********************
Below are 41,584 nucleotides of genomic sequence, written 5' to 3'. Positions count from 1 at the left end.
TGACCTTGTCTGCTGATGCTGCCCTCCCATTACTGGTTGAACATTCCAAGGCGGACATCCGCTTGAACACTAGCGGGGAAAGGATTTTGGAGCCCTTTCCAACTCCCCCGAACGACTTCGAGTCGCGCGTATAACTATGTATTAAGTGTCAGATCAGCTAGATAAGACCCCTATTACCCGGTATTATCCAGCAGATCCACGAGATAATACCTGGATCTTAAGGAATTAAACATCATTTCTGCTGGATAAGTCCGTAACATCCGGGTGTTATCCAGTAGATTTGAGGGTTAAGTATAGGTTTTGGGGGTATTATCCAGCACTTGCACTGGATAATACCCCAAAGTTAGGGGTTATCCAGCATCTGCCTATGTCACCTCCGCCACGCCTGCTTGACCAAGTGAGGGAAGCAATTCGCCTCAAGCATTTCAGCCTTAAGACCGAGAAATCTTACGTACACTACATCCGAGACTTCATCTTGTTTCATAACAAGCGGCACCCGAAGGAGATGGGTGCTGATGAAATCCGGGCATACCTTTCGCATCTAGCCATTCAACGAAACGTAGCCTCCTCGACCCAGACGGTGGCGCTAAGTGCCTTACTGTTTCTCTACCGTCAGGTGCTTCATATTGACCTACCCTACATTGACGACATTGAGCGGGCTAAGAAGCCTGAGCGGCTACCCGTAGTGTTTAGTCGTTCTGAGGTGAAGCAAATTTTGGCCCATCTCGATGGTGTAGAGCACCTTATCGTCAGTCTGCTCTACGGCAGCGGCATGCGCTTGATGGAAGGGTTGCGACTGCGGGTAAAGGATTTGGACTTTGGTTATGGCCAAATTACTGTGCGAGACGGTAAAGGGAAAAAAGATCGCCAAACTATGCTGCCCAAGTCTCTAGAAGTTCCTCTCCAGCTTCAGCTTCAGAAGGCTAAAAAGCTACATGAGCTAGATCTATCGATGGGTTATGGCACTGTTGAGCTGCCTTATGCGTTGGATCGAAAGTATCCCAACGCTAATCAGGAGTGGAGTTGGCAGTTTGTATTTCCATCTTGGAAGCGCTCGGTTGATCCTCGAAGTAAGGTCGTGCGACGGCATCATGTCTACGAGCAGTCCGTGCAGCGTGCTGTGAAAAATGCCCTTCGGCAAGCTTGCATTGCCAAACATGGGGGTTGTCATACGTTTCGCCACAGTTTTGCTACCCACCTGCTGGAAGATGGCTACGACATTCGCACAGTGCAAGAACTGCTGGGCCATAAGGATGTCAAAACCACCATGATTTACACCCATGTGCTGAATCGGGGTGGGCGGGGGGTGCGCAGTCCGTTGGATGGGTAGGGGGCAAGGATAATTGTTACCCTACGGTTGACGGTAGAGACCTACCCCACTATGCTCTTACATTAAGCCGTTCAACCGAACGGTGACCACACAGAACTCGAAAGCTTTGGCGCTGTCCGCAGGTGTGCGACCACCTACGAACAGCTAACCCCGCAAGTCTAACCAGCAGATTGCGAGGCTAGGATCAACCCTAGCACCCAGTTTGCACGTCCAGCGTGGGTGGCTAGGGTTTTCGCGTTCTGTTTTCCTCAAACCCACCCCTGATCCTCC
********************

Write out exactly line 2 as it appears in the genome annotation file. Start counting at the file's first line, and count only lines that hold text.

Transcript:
TGACCTTGTCTGCTGATGCTGCCCTCCCATTACTGGTTGAACATTCCAAGGCGGACATCCGCTTGAACACTAGCGGGGAAAGGATTTTGGAGCCCTTTCCAACTCCCCCGAACGACTTCGAGTCGCGCGTATAACTATGTATTAAGTGTCAGATCAGCTAGATAAGACCCCTATTACCCGGTATTATCCAGCAGATCCACGAGATAATACCTGGATCTTAAGGAATTAAACATCATTTCTGCTGGATAAGTCCGTAACATCCGGGTGTTATCCAGTAGATTTGAGGGTTAAGTATAGGTTTTGGGGGTATTATCCAGCACTTGCACTGGATAATACCCCAAAGTTAGGGGTTATCCAGCATCTGCCTATGTCACCTCCGCCACGCCTGCTTGACCAAGTGAGGGAAGCAATTCGCCTCAAGCATTTCAGCCTTAAGACCGAGAAATCTTACGTACACTACATCCGAGACTTCATCTTGTTTCATAACAAGCGGCACCCGAAGGAGATGGGTGCTGATGAAATCCGGGCATACCTTTCGCATCTAGCCATTCAACGAAACGTAGCCTCCTCGACCCAGACGGTGGCGCTAAGTGCCTTACTGTTTCTCTACCGTCAGGTGCTTCATATTGACCTACCCTACATTGACGACATTGAGCGGGCTAAGAAGCCTGAGCGGCTACCCGTAGTGTTTAGTCGTTCTGAGGTGAAGCAAATTTTGGCCCATCTCGATGGTGTAGAGCACCTTATCGTCAGTCTGCTCTACGGCAGCGGCATGCGCTTGATGGAAGGGTTGCGACTGCGGGTAAAGGATTTGGACTTTGGTTATGGCCAAATTACTGTGCGAGACGGTAAAGGGAAAAAAGATCGCCAAACTATGCTGCCCAAGTCTCTAGAAGTTCCTCTCCAGCTTCAGCTTCAGAAGGCTAAAAAGCTACATGAGCTAGATCTATCGATGGGTTATGGCACTGTTGAGCTGCCTTATGCGTTGGATCGAAAGTATCCCAACGCTAATCAGGAGTGGAGTTGGCAGTTTGTATTTCCATCTTGGAAGCGCTCGGTTGATCCTCGAAGTAAGGTCGTGCGACGGCATCATGTCTACGAGCAGTCCGTGCAGCGTGCTGTGAAAAATGCCCTTCGGCAAGCTTGCATTGCCAAACATGGGGGTTGTCATACGTTTCGCCACAGTTTTGCTACCCACCTGCTGGAAGATGGCTACGACATTCGCACAGTGCAAGAACTGCTGGGCCATAAGGATGTCAAAACCACCATGATTTACACCCATGTGCTGAATCGGGGTGGGCGGGGGGTGCGCAGTCCGTTGGATGGGTAGGGGGCAAGGATAATTGTTACCCTACGGTTGACGGTAGAGACCTACCCCACTATGCTCTTACATTAAGCCGTTCAACCGAACGGTGACCACACAGAACTCGAAAGCTTTGGCGCTGTCCGCAGGTGTGCGACCACCTACGAACAGCTAACCCCGCAAGTCTAACCAGCAGATTGCGAGGCTAGGATCAACCCTAGCACCCAGTTTGCACGTCCAGCGTGGGTGGCTAGGGTTTTCGCGTTCTGTTTTCCTCAAACCCACCCCTGATCCTCC